Referring now to FIG. 3 b, the first user 210 is illustrated as pushing the menu 300 away from the first user 210 and toward the second user 212. As the first user pushes the menu away from the first user 210 and toward the second user 212, the tabletop computing system 200 is configured to process one or more image(s) captured by the camera(s) 204(a), 204(b), 204(c), 204(d), 204(e), 204(f), and 204(g) and to determine that the first user 210 is pushing the menu 300 away from him/herself and toward the second user 212. In response to determining that the first user 210 is pushing the menu 300 away from him/herself, the tabletop computing system 200 can infer that the second user 212 is now (or soon will be) interacting with the menu 300 despite the fact that the second user 212 has not yet touched the menu 300 on the touch-screen display. Accordingly, the tabletop computing system 200 is configured to process one or more image(s) captured by the camera(s) 204(a), 204(b), 204(c), 204(d), 204(e), 204(f), and 204(g) to determine the orientation of the second user 212 relative to the touch-screen display 202 (or the menu 300) so that the tabletop computing system 200 can adjust the orientation of the menu 300 to be better aligned with the orientation of the second user 212. Thus, as illustrated in FIG. 3 b, the tabletop computing system 200 has adjusted the orientation of the menu 300 such that the orientation of the menu is right-side-up relative to the second user 212 notwithstanding that the second user 212 has yet to touch the menu 300 on the touch-screen display.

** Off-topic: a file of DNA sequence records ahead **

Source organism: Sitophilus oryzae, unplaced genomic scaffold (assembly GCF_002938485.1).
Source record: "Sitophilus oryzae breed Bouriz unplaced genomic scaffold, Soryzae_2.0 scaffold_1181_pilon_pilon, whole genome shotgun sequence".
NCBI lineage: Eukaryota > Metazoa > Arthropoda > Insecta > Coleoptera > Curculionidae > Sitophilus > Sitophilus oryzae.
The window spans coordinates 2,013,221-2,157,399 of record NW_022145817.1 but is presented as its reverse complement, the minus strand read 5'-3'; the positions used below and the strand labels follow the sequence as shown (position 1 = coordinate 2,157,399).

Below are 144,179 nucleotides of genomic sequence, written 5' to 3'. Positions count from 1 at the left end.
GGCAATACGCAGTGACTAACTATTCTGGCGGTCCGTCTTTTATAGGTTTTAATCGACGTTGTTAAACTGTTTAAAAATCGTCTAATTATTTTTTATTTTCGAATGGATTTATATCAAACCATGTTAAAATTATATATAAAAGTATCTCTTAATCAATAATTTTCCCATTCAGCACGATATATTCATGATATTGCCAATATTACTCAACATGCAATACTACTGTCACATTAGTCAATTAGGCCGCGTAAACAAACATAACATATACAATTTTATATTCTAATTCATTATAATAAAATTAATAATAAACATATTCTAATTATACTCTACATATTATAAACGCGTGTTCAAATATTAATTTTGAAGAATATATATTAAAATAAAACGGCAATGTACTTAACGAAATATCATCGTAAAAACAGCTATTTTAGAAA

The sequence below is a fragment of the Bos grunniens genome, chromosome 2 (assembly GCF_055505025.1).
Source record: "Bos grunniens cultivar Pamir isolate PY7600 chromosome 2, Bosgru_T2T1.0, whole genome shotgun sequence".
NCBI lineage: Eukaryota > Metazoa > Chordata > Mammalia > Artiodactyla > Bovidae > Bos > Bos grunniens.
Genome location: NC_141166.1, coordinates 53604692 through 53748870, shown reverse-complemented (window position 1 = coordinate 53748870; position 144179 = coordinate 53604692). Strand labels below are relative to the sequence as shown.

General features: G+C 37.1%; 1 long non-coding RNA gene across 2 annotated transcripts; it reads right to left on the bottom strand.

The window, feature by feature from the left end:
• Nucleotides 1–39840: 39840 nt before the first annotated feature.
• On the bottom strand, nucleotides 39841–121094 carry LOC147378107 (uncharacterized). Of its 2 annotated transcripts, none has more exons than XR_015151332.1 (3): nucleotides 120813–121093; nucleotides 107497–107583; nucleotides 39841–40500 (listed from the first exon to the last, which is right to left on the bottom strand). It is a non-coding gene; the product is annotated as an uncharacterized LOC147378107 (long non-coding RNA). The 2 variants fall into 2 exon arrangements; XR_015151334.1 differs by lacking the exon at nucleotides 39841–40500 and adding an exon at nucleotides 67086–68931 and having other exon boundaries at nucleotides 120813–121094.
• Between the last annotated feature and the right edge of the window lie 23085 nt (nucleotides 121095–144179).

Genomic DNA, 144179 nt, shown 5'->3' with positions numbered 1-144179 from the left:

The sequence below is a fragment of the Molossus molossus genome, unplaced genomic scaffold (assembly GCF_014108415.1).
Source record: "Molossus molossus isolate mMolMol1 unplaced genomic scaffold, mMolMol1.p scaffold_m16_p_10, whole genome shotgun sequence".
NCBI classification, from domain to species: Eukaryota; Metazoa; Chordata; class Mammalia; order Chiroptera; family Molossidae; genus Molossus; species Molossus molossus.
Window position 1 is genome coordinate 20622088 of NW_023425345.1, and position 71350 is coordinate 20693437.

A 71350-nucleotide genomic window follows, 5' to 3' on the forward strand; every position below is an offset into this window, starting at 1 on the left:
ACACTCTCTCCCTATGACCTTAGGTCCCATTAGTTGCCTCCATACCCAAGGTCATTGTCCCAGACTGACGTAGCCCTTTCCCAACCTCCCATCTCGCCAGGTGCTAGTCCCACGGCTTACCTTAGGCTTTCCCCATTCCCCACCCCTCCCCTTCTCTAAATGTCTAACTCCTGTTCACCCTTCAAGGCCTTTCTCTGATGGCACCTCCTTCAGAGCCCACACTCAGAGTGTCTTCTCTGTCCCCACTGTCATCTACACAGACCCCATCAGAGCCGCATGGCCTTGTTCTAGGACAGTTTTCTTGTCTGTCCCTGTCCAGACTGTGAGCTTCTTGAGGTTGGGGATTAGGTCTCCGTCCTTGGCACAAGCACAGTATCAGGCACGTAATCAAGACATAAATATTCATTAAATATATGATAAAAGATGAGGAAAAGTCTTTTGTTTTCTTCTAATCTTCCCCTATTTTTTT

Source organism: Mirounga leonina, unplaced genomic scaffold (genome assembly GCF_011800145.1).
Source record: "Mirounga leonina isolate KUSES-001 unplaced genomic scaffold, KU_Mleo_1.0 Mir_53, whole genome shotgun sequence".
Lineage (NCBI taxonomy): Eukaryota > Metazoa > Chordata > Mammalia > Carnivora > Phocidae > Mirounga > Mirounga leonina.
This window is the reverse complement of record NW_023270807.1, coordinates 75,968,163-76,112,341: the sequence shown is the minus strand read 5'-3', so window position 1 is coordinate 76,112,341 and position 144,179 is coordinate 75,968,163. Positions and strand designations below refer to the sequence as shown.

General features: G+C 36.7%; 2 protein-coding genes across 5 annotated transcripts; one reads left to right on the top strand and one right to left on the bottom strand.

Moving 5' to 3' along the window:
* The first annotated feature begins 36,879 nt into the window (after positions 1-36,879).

• [0051]
    Although described above in the context of a tabletop computing environment, the techniques for orienting elements displayed on a touch-screen display that are disclosed herein are equally applicable to any other configuration of a touch-screen display. For example, in addition to tabletop touch-screen displays, touch-screen displays that are mounted on walls or similar structures or that are included within handheld devices may be configured to automatically adjust the orientation of displayed elements to better align with users that are interacting with the displayed elements without requiring the users to explicitly request that the displayed elements be reoriented.
  • [0052]
    FIGS. 4 a and 4 b are illustrations of a user 400 interacting with an electronic device that has a touch-screen display 402 that is mounted on a wall. As illustrated in FIGS. 4 a and 4 b, the electronic device includes a camera 404 that is located behind the touch-screen display 402. However, the camera 404 also could be located elsewhere and the electronic device also could employ one or more other cameras to capture images of the user 400.
  • [0053]